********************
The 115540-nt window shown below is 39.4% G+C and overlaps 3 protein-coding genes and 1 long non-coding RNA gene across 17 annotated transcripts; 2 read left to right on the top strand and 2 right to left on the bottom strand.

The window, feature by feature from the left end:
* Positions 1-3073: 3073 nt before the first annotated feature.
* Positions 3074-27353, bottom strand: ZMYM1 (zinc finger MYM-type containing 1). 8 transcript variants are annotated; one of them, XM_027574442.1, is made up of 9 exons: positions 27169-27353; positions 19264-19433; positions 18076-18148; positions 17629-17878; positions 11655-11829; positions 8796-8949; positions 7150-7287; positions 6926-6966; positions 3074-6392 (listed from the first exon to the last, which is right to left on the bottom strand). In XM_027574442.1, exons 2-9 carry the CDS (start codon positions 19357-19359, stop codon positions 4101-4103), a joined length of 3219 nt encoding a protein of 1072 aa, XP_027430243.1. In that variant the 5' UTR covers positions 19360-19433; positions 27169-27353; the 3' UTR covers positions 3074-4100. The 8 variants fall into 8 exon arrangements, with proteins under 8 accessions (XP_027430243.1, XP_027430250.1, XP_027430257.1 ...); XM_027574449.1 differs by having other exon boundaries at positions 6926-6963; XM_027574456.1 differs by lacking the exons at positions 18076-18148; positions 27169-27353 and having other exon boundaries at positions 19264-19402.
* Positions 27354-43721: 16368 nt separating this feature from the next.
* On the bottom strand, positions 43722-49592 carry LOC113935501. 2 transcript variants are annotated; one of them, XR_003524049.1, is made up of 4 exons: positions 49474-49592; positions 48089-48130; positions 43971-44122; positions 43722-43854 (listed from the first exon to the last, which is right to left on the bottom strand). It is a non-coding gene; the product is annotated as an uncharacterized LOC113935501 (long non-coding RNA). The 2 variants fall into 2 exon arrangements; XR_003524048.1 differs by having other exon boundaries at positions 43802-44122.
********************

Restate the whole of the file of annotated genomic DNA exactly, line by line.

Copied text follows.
The 115540-nt window shown below is 39.4% G+C and overlaps 3 protein-coding genes and 1 long non-coding RNA gene across 17 annotated transcripts; 2 read left to right on the top strand and 2 right to left on the bottom strand.

The window, feature by feature from the left end:
* Positions 1-3073: 3073 nt before the first annotated feature.
* Positions 3074-27353, bottom strand: ZMYM1 (zinc finger MYM-type containing 1). 8 transcript variants are annotated; one of them, XM_027574442.1, is made up of 9 exons: positions 27169-27353; positions 19264-19433; positions 18076-18148; positions 17629-17878; positions 11655-11829; positions 8796-8949; positions 7150-7287; positions 6926-6966; positions 3074-6392 (listed from the first exon to the last, which is right to left on the bottom strand). In XM_027574442.1, exons 2-9 carry the CDS (start codon positions 19357-19359, stop codon positions 4101-4103), a joined length of 3219 nt encoding a protein of 1072 aa, XP_027430243.1. In that variant the 5' UTR covers positions 19360-19433; positions 27169-27353; the 3' UTR covers positions 3074-4100. The 8 variants fall into 8 exon arrangements, with proteins under 8 accessions (XP_027430243.1, XP_027430250.1, XP_027430257.1 ...); XM_027574449.1 differs by having other exon boundaries at positions 6926-6963; XM_027574456.1 differs by lacking the exons at positions 18076-18148; positions 27169-27353 and having other exon boundaries at positions 19264-19402.
* Positions 27354-43721: 16368 nt separating this feature from the next.
* On the bottom strand, positions 43722-49592 carry LOC113935501. 2 transcript variants are annotated; one of them, XR_003524049.1, is made up of 4 exons: positions 49474-49592; positions 48089-48130; positions 43971-44122; positions 43722-43854 (listed from the first exon to the last, which is right to left on the bottom strand). It is a non-coding gene; the product is annotated as an uncharacterized LOC113935501 (long non-coding RNA). The 2 variants fall into 2 exon arrangements; XR_003524048.1 differs by having other exon boundaries at positions 43802-44122.